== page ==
Hennepin County’s move to shorten the amount of time it keeps e-mails could be challenged by the Minnesota Legislature sometime next year.
After the recent announcement that the Hennepin County Sheriff’s Office is saving many e-mails sent and received by its staff for only 30 days — and that other county offices will soon save them for only 180 days — one lawmaker said he plans to introduce a bill aimed at clarifying records-retention rules. Sen. Ron Latz, DFL-St. Louis Park, said he’s concerned that increasingly weak record-keeping policies could limit the public’s ability to learn about how their government is operating.
“The Freedom of Information Act has been a critical tool for citizen and press engagement with their governmental units,” he said in a news release, issued shortly after the county’s new policies were detailed in a Star Tribune article. “Preservation of digital documents is essential for a responsive press to shine light on internal practices.”
Latz said he’s still researching the issue and refining his plans, but he believes 30 days is too little time for an agency to keep public records before destroying them. The Sheriff’s Office policy, which is already being used, calls for e-mails to be deleted after 30 days unless they are “deemed necessary for a legitimate law enforcement/business purpose.” E-mails kept longer are to be destroyed once an investigation, claim or other legal matter has been completed.
In its policy, the Sheriff’s Office says its e-mail system is not designed for long-term storage. The county, which will implement its new data retention policy for other departments in 2017, cites cost as a factor limiting how much data it holds onto.
But Latz said e-mail messages might not become relevant until months after they are sent.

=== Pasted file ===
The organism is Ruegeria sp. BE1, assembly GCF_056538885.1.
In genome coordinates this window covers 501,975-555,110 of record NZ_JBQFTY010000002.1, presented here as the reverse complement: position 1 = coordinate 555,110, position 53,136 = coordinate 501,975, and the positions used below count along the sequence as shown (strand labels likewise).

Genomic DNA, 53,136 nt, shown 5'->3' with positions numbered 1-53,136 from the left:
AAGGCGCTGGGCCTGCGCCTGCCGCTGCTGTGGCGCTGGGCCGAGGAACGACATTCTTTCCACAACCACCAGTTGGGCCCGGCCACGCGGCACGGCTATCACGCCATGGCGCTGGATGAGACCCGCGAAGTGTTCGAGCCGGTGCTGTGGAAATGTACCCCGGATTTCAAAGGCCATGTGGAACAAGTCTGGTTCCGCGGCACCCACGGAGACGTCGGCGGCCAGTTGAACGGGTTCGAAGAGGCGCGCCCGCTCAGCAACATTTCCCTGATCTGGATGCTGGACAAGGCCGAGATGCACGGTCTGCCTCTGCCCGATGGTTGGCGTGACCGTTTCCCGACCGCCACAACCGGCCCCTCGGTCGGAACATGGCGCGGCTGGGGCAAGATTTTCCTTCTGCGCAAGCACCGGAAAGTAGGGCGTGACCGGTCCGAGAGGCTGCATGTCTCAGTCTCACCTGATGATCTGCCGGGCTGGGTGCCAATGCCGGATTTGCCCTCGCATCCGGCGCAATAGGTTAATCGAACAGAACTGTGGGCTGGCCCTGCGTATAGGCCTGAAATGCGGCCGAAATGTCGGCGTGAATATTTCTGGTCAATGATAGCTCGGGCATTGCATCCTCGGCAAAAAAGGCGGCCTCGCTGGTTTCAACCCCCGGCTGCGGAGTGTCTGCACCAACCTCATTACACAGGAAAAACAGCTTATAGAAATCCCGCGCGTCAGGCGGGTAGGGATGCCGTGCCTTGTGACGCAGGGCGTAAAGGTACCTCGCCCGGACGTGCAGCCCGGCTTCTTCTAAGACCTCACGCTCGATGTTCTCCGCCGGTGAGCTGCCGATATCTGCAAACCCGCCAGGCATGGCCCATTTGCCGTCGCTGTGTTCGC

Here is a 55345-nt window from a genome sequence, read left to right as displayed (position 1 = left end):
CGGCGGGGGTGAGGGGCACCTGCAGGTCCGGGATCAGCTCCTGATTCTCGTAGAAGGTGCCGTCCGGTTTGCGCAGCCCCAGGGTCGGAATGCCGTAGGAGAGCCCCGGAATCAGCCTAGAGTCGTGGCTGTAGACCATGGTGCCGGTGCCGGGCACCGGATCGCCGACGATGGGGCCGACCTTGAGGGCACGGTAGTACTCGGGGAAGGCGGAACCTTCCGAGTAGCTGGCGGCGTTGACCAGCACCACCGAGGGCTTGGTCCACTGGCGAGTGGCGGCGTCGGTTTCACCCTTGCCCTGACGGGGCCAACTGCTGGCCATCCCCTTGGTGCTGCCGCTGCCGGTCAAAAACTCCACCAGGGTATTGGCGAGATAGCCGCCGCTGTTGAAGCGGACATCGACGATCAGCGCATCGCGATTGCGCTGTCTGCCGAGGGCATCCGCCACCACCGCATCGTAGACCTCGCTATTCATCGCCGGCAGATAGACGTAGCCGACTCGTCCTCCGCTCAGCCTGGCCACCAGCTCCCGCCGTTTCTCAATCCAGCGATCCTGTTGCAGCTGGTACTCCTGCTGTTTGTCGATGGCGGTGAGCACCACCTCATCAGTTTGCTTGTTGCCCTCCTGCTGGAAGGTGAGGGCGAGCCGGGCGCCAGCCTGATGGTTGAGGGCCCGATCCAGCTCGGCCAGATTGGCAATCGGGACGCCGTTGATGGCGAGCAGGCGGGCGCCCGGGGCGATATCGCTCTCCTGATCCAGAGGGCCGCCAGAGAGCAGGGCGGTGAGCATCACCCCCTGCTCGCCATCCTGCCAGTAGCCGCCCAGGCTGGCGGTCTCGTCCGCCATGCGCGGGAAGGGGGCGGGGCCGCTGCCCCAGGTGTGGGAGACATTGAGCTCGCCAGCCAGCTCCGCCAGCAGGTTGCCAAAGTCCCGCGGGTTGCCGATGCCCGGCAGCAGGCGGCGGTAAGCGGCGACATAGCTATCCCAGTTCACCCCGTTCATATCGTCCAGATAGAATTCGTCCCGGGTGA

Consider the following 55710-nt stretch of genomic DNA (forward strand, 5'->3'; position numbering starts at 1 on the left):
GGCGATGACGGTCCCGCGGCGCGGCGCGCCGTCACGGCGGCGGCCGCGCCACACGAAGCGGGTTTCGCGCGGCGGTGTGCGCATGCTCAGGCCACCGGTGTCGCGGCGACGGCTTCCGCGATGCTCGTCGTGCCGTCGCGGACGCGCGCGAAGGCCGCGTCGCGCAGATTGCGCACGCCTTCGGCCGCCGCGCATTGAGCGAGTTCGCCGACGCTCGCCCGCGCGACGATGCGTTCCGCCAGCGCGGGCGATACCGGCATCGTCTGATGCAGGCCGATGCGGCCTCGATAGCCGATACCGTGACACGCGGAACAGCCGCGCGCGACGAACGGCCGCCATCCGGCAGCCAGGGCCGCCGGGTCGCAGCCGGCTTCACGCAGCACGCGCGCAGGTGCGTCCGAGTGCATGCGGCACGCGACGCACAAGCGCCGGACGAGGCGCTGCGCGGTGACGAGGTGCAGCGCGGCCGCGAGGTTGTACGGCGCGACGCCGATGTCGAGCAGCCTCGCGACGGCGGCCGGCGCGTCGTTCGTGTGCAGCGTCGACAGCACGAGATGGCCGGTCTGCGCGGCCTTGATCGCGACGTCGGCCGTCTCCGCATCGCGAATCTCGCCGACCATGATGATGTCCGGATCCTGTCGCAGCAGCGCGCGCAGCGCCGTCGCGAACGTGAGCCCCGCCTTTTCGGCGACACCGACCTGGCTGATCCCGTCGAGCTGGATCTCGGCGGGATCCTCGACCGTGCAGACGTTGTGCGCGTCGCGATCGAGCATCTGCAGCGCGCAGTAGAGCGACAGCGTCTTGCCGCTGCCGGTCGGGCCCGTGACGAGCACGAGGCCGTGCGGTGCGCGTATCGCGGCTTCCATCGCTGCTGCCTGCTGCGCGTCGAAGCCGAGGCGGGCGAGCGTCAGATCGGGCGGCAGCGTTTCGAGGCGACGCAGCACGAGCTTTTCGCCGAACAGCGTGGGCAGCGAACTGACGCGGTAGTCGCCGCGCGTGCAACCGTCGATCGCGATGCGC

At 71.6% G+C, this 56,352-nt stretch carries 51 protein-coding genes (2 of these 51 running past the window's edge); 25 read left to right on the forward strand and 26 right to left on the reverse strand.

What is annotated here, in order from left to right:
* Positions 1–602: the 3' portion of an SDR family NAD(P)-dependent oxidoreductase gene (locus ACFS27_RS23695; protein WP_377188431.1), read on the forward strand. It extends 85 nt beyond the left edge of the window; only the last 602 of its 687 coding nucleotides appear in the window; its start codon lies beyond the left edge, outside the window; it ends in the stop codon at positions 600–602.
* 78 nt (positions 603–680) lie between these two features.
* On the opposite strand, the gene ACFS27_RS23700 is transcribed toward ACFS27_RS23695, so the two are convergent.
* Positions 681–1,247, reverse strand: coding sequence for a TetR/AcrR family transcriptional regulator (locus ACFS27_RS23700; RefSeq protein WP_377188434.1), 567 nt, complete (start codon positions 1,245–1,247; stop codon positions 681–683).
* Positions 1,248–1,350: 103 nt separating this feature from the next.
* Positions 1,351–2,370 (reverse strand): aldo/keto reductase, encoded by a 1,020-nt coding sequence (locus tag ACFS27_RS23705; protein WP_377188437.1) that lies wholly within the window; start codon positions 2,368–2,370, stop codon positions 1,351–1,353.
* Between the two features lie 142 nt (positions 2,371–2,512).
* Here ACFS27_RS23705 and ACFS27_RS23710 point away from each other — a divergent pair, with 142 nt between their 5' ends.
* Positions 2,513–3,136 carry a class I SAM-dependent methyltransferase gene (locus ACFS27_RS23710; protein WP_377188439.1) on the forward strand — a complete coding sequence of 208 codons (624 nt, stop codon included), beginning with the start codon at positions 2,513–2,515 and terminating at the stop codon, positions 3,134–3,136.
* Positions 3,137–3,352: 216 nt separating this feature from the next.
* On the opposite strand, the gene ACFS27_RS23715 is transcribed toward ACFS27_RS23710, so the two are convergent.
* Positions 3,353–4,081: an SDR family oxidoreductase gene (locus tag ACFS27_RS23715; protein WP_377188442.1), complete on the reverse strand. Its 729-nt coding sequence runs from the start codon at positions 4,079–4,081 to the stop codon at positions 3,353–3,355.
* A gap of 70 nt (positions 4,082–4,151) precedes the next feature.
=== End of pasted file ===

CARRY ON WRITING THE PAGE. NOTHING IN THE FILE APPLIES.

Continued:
“The ability for the public to hold government agencies accountable is diminished as a result,” he said.
The senator said he’s also not convinced that the cost of storage should be the primary reason for a change in policy. County officials have previously kept e-mails indefinitely. They say they have about 210 million e-mails stored in county accounts and receive about 6 million more each month.
Policies vary widely
Around the state, other agencies’ policies vary considerably, with some requiring e-mails to be kept for a few months and others for years.
Latz said he expects to find allies in the Legislature on both sides of the aisle. One may be Sen. Warren Limmer, R-Maple Grove, who has a long-standing interest in public data and privacy issues. Limmer said he’s interested in further exploring how long agencies hold onto records, what type of records they keep and why they need to destroy them after a specific period of time.
As chairman of the Senate’s Judiciary and Public Safety Committee, Limmer said he wants to bring the topic back to the forefront. While he said it’s often been difficult to get his colleagues in the Legislature interested in the specifics of public records policy, he’s hopeful that some of the people elected for the first time in November might bring some new perspectives.
“[Latz] is noticing the same thing that I am, and it’s that with the advancement of technology — and it’s moving in quantum leaps — we are a little behind the times at keeping up with record keeping, and which records do we keep,” Limmer said.
In the House, Rep. Peggy Scott, R-Andover, chairwoman of the Civil Law and Data Practices Committee, said she’s planning to meet with Limmer to discuss his concerns — and she agrees with Latz that a 30-day retention period is too short for public e-mails.
She also wants the Legislature to explore rules about personnel data, such as what should be publicly available after a public school employee leaves a job. Her other top records priorities include a discussion about whether attendance records for public officials using private suites at U.S. Bank Stadium should be public.
Star Tribune staff writer Kelly Smith contributed to this report.